Thursday, July 21, 2011

of sprouts and slow roast tomatoes

I love my little occasional window garden of sprouts.  And I love using sprouts to flavor stir-fries, salads, tacos, pho bo and other soups, sandwiches, all sorts of yummy things to eat.  I learned this technique on Honest Fare, and here is the post, with some pretty pictures.  Beware of growing too many - the first time I did this, I used half a bag of lentils and I had more sprouts than I could eat (my mother warned me...). This time, I probably did 1/3 of a cup in a wide-mouth pint Mason jar. My plans are to start more as I begin to eat one batch, and have a fresh supply on hand at all times.

Windowsill Sprouts

You'll need a clean clear glass jar, cheesecloth, a jar ring or rubber band, and some kind of dried bean that you want to sprout.  I've only used lentils so far and they are tasty.

Rinse 1/3 cup of lentils and inspect for stones or bad seeds.  Place in a bowl and cover with cool water overnight. The next day, rinse the lentils and put in the jar. Cover the jar with a layer of cheesecloth cut to fit over the top, and secure with a jar ring or rubber band. Place in a sunny spot (I haven't done it in direct sun, though - a bright place on the counter or windowsill out of direct sun is fine).

For the next 6 or 7 days or so, morning and evening, rinse the lentils through the cheesecloth with cool water. Be sure to drain all the water out each time so they won't be soaking in water all the time. You'll see sprouts begin to form, and fill the jar. They are ready to eat when the leaves begin to open.  Remove them from the jar, rinse in cold water, and spread out on paper towels to drain for a bit.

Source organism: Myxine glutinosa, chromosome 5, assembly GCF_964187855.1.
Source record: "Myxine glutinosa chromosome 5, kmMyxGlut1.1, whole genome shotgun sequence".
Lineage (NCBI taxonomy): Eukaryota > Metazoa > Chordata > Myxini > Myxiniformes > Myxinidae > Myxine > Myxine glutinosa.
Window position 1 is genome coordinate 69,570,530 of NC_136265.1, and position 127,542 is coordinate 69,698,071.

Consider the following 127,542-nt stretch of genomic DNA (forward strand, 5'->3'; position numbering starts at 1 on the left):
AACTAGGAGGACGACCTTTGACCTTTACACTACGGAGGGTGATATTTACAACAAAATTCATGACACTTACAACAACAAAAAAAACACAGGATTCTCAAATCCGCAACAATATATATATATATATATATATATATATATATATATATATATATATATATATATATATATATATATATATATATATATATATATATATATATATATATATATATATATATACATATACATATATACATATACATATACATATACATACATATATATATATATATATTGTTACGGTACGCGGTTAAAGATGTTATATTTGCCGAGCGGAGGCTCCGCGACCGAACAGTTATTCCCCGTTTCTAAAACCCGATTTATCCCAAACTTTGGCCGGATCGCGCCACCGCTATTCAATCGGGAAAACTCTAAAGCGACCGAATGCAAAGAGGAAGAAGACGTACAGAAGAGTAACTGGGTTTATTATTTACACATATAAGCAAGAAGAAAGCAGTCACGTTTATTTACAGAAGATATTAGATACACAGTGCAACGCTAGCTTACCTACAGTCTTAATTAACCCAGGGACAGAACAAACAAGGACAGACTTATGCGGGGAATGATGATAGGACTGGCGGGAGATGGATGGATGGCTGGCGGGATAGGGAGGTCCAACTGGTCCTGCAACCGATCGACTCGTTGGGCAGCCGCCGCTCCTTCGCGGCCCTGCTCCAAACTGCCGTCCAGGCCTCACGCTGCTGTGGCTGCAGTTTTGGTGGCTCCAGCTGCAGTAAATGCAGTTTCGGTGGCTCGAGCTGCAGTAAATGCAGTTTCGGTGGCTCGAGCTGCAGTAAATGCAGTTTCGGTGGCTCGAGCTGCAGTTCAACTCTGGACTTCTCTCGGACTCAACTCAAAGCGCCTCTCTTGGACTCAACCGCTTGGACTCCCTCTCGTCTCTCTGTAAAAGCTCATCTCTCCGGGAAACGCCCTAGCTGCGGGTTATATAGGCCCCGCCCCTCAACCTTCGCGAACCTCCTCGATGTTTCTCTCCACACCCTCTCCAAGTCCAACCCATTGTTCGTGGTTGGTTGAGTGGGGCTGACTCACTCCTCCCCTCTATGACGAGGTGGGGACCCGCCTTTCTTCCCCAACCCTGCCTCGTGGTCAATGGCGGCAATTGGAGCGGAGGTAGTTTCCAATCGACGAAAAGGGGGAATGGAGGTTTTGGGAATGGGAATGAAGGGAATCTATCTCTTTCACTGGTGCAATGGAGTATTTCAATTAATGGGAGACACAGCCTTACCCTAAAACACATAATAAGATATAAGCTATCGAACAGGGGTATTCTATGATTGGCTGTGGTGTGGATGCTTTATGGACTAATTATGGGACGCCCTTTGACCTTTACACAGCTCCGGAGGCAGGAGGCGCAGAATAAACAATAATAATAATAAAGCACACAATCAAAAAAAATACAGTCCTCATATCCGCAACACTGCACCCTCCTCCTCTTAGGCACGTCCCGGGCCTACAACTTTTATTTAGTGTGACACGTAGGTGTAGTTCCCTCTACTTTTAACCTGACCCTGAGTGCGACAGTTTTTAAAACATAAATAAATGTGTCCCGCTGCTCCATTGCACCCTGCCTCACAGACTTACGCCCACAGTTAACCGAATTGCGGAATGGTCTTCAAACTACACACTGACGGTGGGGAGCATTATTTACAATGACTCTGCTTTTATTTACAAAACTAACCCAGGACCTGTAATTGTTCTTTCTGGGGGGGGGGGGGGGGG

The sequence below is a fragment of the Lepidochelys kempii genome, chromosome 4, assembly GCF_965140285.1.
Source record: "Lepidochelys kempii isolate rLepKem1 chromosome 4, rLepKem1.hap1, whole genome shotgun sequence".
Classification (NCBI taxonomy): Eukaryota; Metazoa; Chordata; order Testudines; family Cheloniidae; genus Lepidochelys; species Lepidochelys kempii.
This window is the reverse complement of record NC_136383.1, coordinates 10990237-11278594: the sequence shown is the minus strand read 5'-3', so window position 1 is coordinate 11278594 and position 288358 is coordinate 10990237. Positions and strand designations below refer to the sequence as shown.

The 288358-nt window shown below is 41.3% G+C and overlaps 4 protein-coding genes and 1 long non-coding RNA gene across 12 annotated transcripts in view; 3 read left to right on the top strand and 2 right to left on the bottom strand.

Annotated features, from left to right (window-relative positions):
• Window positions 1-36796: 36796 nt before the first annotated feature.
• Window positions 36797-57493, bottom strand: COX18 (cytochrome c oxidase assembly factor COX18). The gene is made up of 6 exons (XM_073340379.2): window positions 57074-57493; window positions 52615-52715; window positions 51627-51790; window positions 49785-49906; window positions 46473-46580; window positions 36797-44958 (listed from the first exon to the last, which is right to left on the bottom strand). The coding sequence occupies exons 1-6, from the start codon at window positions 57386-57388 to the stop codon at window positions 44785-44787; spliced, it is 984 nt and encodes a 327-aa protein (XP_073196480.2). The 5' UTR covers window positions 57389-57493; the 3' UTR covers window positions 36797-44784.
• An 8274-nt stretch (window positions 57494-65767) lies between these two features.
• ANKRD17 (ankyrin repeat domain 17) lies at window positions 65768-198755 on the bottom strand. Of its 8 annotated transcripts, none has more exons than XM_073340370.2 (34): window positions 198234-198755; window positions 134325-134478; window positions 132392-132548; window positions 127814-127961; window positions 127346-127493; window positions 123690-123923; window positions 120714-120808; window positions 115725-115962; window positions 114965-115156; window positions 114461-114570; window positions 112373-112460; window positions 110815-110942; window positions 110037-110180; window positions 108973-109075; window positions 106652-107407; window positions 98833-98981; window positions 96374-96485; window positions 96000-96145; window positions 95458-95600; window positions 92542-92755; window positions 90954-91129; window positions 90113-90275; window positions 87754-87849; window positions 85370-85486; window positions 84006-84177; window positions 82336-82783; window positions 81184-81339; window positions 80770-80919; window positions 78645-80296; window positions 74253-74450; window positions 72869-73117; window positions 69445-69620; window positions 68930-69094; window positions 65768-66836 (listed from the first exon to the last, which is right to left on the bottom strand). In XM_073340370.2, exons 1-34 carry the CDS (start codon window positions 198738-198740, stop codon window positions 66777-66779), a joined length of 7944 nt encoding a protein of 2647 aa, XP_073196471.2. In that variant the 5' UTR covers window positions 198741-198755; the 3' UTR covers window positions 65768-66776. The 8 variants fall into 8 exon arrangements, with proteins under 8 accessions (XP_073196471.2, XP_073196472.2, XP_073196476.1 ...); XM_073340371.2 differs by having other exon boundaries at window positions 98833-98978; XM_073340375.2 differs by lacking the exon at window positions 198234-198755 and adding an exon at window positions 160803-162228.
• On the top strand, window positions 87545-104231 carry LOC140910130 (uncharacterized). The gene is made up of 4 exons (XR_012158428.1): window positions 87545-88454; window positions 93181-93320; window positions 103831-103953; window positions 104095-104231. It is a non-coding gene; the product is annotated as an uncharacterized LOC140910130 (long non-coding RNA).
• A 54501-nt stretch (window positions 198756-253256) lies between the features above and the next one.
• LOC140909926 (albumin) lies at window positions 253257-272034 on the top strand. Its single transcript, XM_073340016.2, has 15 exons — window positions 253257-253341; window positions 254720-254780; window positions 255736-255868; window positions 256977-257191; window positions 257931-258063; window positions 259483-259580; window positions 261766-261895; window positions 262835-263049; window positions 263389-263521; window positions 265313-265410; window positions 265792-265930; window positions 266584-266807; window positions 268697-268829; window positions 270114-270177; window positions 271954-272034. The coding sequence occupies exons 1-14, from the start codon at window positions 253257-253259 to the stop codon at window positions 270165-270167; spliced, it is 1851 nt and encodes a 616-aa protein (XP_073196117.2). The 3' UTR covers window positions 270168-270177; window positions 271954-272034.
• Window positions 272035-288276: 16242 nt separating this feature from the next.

Store in an airtight container lined with paper towels. They should keep in the fridge for about a week.

(I left the pictured sprouts in the jar for 2 or 3 days more, and it was filled to the top with larger, opening green leaves. You'll know when they're ready.)

When my brother shared a huge mob of cherry tomatoes with me recently, we just weren't eating them fast enough and I needed to find something to do with them. I made a recipe of fresh salsa, but we still had a good many little maters.  Google to the rescue, I found an easy recipe and slow roasted them in the oven. I was amazed at the flavor these chewy little rubies packed inside. I've mostly enjoyed them on salads, but I think tonight, it's time to give them a try on a homemade veggie pizza. :)

Oven-dried Cherry Tomatoes
(please note - these will not be completely dry using this recipe, so do not store them for long periods of time. A couple of weeks in the fridge, or a month or so in the freezer should be fine)

cherry tomatoes, washed, destemmed, and cut in half
sea salt
freshly ground black pepper
dried basil leaves

Preheat oven to 200 degrees. Cut a piece of parchment paper to fit a cookie sheet or broiler pan. Place the halved tomatoes, cut side up, in a single layer on the parchment paper. Sprinkle the salt, pepper, and basil over the top evenly. Bake for 3 hours (4 hours if you have big tomatoes). Let cool before storing in an airtight freezer bag or plastic container. Use over salads, in soups, on pizza, or even as a chewy snack.

1 comment:

  1. Have never even thought of trying your sprouts idea. Very cool! I wonder what the cats will think... As for your dried tomato snacks, sounds YUM!